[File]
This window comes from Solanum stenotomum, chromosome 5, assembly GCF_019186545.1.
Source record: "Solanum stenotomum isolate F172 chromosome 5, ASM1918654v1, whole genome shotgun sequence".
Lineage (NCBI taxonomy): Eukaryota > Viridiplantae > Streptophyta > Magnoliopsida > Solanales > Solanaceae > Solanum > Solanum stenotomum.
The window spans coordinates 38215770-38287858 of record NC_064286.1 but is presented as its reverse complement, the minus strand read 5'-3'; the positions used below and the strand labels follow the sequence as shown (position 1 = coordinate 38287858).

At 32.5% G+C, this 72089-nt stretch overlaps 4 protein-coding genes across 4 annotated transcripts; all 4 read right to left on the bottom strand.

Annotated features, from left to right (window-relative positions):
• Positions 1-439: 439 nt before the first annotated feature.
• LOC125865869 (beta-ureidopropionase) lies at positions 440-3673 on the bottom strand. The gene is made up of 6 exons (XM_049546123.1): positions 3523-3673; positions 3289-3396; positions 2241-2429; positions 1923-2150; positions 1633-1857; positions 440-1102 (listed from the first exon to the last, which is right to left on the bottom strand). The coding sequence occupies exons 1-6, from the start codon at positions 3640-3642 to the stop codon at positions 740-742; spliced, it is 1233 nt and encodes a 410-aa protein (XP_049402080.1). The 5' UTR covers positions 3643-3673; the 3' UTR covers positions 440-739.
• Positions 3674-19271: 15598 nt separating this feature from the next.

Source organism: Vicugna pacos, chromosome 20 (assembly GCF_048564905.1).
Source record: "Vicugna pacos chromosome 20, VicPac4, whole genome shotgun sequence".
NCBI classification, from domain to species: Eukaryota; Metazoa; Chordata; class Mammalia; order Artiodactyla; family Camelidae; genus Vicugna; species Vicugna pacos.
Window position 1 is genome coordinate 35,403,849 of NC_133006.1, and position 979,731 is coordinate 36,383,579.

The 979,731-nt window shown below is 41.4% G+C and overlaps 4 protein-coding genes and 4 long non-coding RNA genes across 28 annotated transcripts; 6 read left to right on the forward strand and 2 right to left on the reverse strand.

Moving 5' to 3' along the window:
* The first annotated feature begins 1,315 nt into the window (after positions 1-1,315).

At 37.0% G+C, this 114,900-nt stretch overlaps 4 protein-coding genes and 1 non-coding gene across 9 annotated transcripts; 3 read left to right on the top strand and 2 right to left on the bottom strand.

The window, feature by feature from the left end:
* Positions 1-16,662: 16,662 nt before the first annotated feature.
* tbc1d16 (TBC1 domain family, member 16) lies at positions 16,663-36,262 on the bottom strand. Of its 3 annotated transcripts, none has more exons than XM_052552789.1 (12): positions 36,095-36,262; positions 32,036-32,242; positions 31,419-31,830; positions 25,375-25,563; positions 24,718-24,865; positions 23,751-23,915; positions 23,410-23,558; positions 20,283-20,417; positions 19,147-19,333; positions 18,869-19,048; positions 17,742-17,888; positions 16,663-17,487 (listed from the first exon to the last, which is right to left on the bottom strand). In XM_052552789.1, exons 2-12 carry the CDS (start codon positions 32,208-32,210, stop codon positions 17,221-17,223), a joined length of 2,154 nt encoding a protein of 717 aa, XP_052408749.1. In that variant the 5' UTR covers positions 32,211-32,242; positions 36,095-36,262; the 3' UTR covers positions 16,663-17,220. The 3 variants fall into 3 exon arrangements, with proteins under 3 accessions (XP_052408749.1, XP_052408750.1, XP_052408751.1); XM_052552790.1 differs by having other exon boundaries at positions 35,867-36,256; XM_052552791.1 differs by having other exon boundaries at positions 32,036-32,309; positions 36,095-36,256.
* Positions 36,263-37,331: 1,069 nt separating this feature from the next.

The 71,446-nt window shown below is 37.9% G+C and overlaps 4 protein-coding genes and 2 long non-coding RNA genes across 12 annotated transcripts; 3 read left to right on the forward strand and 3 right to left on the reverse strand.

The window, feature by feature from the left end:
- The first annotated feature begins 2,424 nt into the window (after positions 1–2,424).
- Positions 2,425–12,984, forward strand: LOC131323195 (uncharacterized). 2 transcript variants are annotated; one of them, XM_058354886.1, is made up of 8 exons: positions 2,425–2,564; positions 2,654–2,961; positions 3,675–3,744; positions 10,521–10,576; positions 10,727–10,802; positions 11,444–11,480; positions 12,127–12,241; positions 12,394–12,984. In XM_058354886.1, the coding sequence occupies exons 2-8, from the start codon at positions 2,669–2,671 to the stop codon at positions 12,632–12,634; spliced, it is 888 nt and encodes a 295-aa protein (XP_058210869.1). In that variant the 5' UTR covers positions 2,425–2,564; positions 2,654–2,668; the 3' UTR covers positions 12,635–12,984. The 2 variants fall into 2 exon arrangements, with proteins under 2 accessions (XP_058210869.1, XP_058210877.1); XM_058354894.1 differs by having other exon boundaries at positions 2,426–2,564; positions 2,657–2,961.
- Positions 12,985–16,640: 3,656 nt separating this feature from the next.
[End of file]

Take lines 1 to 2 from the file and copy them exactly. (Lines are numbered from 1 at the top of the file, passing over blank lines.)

This window comes from Solanum stenotomum, chromosome 5, assembly GCF_019186545.1.
Source record: "Solanum stenotomum isolate F172 chromosome 5, ASM1918654v1, whole genome shotgun sequence".